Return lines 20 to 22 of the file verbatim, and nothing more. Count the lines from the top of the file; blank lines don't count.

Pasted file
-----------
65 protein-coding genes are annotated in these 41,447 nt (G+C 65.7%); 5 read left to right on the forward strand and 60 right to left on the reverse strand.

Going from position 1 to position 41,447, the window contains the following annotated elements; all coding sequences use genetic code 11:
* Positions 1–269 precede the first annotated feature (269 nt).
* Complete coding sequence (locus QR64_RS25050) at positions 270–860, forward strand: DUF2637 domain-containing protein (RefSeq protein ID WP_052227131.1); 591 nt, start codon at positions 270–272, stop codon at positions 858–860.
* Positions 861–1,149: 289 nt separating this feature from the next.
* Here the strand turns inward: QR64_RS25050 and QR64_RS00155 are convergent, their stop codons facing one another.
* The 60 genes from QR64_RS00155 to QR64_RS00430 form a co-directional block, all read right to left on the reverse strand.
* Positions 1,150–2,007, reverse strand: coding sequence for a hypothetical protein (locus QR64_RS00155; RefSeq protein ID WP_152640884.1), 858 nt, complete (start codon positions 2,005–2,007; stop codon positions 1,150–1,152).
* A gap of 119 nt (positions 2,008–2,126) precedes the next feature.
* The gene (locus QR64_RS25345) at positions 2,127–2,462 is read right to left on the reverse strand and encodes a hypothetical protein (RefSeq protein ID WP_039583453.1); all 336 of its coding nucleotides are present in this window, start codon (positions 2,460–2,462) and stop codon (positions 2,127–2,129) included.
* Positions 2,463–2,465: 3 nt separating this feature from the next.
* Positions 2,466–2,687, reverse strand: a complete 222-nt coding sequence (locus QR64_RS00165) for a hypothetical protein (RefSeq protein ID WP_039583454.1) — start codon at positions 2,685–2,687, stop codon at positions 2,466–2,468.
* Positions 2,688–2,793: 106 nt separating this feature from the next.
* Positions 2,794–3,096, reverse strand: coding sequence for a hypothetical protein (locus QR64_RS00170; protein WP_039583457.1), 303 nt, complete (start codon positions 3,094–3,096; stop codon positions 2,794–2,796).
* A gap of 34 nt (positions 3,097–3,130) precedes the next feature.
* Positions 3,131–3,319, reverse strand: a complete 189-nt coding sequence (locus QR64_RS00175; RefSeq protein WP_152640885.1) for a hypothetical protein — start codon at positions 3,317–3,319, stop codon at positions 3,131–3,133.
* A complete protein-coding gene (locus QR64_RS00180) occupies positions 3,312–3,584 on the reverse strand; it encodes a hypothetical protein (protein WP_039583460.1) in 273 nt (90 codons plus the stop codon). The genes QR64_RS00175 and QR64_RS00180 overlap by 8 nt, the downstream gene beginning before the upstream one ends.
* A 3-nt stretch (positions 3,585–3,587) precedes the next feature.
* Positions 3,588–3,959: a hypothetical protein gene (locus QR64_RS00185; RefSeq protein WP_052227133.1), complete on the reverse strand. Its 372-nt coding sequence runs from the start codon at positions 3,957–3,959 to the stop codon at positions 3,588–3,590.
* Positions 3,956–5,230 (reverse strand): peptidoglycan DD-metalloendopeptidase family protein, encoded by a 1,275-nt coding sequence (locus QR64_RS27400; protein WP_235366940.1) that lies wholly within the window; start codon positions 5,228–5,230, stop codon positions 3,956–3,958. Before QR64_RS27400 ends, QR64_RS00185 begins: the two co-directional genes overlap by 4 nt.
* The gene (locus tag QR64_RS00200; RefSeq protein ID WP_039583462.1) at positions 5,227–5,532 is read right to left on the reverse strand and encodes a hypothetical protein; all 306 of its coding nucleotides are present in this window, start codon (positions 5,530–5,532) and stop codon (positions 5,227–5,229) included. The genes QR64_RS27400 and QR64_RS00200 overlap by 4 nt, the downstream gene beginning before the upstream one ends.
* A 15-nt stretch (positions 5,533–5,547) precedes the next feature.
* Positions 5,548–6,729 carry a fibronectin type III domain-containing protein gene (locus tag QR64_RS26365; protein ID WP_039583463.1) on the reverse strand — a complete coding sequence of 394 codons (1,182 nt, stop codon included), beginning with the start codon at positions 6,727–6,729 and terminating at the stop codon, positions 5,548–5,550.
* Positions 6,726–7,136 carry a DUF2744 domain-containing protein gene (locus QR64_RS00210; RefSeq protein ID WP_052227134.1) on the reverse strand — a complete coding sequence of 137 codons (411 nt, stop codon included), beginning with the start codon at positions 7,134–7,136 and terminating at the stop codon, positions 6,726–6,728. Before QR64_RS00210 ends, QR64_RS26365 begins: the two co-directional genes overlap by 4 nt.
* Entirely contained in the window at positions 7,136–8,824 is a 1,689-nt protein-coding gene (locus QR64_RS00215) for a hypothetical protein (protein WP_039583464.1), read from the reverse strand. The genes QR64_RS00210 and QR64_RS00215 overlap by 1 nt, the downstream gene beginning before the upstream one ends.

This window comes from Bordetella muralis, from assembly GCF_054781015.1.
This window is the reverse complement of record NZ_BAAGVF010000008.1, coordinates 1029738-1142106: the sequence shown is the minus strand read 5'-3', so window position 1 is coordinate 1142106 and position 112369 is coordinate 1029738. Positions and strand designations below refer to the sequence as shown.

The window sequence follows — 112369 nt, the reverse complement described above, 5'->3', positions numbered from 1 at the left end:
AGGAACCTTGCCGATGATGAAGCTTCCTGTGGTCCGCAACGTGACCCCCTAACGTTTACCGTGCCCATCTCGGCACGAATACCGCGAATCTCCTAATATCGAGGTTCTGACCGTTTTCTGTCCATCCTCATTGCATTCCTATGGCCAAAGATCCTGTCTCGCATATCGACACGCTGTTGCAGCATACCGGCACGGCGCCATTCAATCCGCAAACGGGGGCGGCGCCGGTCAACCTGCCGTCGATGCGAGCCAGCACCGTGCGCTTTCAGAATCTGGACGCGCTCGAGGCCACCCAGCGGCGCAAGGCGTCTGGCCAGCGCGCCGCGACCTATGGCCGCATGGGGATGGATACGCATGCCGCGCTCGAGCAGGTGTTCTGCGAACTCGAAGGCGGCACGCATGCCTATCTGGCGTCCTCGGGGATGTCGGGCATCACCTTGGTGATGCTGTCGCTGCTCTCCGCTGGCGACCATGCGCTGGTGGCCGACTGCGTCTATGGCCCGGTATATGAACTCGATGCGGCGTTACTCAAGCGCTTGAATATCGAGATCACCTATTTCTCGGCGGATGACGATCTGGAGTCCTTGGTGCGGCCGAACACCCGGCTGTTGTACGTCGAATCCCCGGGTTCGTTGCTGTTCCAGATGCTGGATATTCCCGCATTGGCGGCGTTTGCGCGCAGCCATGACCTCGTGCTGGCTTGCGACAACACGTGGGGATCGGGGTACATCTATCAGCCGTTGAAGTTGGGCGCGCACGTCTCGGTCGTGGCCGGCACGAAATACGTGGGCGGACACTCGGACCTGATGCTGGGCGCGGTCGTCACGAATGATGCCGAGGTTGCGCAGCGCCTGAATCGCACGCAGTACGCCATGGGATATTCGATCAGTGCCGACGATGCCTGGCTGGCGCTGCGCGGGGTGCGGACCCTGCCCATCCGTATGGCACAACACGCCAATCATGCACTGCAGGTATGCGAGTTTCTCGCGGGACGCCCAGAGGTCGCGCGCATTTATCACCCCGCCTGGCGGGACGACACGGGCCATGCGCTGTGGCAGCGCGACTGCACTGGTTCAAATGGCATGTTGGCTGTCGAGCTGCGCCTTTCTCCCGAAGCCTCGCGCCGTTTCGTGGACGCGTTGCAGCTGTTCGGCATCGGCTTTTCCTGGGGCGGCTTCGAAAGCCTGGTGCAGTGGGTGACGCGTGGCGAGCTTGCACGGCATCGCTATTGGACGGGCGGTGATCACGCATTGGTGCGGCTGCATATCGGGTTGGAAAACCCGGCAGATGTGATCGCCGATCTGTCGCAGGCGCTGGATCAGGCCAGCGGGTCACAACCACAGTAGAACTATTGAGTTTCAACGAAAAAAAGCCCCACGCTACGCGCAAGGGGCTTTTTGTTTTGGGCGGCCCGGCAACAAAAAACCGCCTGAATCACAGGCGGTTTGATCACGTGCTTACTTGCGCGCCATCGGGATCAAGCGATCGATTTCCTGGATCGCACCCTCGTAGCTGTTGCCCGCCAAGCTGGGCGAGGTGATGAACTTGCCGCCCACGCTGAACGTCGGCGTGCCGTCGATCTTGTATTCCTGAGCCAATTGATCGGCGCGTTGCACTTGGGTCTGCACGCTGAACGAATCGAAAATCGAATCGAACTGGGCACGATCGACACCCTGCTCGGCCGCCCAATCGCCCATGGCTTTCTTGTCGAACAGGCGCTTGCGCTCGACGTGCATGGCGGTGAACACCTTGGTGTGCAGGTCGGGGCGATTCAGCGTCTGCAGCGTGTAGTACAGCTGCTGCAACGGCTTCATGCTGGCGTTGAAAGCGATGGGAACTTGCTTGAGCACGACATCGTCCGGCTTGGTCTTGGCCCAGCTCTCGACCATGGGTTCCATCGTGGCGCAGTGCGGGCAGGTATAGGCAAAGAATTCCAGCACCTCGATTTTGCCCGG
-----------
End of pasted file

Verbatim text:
* Positions 3,956–5,230 (reverse strand): peptidoglycan DD-metalloendopeptidase family protein, encoded by a 1,275-nt coding sequence (locus QR64_RS27400; protein WP_235366940.1) that lies wholly within the window; start codon positions 5,228–5,230, stop codon positions 3,956–3,958. Before QR64_RS27400 ends, QR64_RS00185 begins: the two co-directional genes overlap by 4 nt.
* The gene (locus tag QR64_RS00200; RefSeq protein ID WP_039583462.1) at positions 5,227–5,532 is read right to left on the reverse strand and encodes a hypothetical protein; all 306 of its coding nucleotides are present in this window, start codon (positions 5,530–5,532) and stop codon (positions 5,227–5,229) included. The genes QR64_RS27400 and QR64_RS00200 overlap by 4 nt, the downstream gene beginning before the upstream one ends.
* A 15-nt stretch (positions 5,533–5,547) precedes the next feature.